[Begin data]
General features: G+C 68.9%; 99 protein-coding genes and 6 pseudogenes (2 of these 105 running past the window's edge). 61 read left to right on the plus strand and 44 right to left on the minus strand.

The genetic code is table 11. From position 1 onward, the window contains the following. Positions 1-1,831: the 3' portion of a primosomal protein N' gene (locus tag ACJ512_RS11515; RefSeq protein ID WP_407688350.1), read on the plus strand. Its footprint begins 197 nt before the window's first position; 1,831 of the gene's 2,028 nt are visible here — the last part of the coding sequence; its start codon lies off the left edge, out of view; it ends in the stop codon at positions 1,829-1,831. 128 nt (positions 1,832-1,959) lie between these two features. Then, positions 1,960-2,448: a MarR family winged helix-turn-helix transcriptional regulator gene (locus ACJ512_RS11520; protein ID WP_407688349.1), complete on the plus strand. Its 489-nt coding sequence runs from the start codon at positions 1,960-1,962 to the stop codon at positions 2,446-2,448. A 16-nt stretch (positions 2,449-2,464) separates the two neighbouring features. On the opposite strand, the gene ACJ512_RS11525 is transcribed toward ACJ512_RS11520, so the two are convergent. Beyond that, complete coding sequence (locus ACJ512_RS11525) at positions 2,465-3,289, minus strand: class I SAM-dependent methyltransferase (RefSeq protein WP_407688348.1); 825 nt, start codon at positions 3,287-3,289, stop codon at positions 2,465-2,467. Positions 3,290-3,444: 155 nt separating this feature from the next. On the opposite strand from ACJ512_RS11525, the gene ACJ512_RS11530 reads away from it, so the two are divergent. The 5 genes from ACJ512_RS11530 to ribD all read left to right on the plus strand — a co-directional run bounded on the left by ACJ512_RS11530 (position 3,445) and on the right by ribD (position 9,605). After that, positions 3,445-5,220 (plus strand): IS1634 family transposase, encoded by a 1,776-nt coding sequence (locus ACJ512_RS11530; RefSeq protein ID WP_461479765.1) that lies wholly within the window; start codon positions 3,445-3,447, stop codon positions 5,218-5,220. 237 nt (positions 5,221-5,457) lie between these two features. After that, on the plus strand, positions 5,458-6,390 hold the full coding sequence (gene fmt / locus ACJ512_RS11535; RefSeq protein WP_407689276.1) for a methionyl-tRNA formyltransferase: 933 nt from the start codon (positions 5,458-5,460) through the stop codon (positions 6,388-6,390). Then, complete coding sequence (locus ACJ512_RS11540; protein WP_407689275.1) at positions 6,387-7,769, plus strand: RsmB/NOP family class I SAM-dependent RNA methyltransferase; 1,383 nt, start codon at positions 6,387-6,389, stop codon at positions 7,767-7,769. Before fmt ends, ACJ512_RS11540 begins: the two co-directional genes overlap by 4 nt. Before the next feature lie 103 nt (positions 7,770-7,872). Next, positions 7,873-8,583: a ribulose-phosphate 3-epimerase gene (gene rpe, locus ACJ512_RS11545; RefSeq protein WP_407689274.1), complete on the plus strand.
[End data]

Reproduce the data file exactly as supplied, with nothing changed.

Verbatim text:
General features: G+C 68.9%; 99 protein-coding genes and 6 pseudogenes (2 of these 105 running past the window's edge). 61 read left to right on the plus strand and 44 right to left on the minus strand.

The genetic code is table 11. From position 1 onward, the window contains the following. Positions 1-1,831: the 3' portion of a primosomal protein N' gene (locus tag ACJ512_RS11515; RefSeq protein ID WP_407688350.1), read on the plus strand. Its footprint begins 197 nt before the window's first position; 1,831 of the gene's 2,028 nt are visible here — the last part of the coding sequence; its start codon lies off the left edge, out of view; it ends in the stop codon at positions 1,829-1,831. 128 nt (positions 1,832-1,959) lie between these two features. Then, positions 1,960-2,448: a MarR family winged helix-turn-helix transcriptional regulator gene (locus ACJ512_RS11520; protein ID WP_407688349.1), complete on the plus strand. Its 489-nt coding sequence runs from the start codon at positions 1,960-1,962 to the stop codon at positions 2,446-2,448. A 16-nt stretch (positions 2,449-2,464) separates the two neighbouring features. On the opposite strand, the gene ACJ512_RS11525 is transcribed toward ACJ512_RS11520, so the two are convergent. Beyond that, complete coding sequence (locus ACJ512_RS11525) at positions 2,465-3,289, minus strand: class I SAM-dependent methyltransferase (RefSeq protein WP_407688348.1); 825 nt, start codon at positions 3,287-3,289, stop codon at positions 2,465-2,467. Positions 3,290-3,444: 155 nt separating this feature from the next. On the opposite strand from ACJ512_RS11525, the gene ACJ512_RS11530 reads away from it, so the two are divergent. The 5 genes from ACJ512_RS11530 to ribD all read left to right on the plus strand — a co-directional run bounded on the left by ACJ512_RS11530 (position 3,445) and on the right by ribD (position 9,605). After that, positions 3,445-5,220 (plus strand): IS1634 family transposase, encoded by a 1,776-nt coding sequence (locus ACJ512_RS11530; RefSeq protein ID WP_461479765.1) that lies wholly within the window; start codon positions 3,445-3,447, stop codon positions 5,218-5,220. 237 nt (positions 5,221-5,457) lie between these two features. After that, on the plus strand, positions 5,458-6,390 hold the full coding sequence (gene fmt / locus ACJ512_RS11535; RefSeq protein WP_407689276.1) for a methionyl-tRNA formyltransferase: 933 nt from the start codon (positions 5,458-5,460) through the stop codon (positions 6,388-6,390). Then, complete coding sequence (locus ACJ512_RS11540; protein WP_407689275.1) at positions 6,387-7,769, plus strand: RsmB/NOP family class I SAM-dependent RNA methyltransferase; 1,383 nt, start codon at positions 6,387-6,389, stop codon at positions 7,767-7,769. Before fmt ends, ACJ512_RS11540 begins: the two co-directional genes overlap by 4 nt. Before the next feature lie 103 nt (positions 7,770-7,872). Next, positions 7,873-8,583: a ribulose-phosphate 3-epimerase gene (gene rpe, locus ACJ512_RS11545; RefSeq protein WP_407689274.1), complete on the plus strand.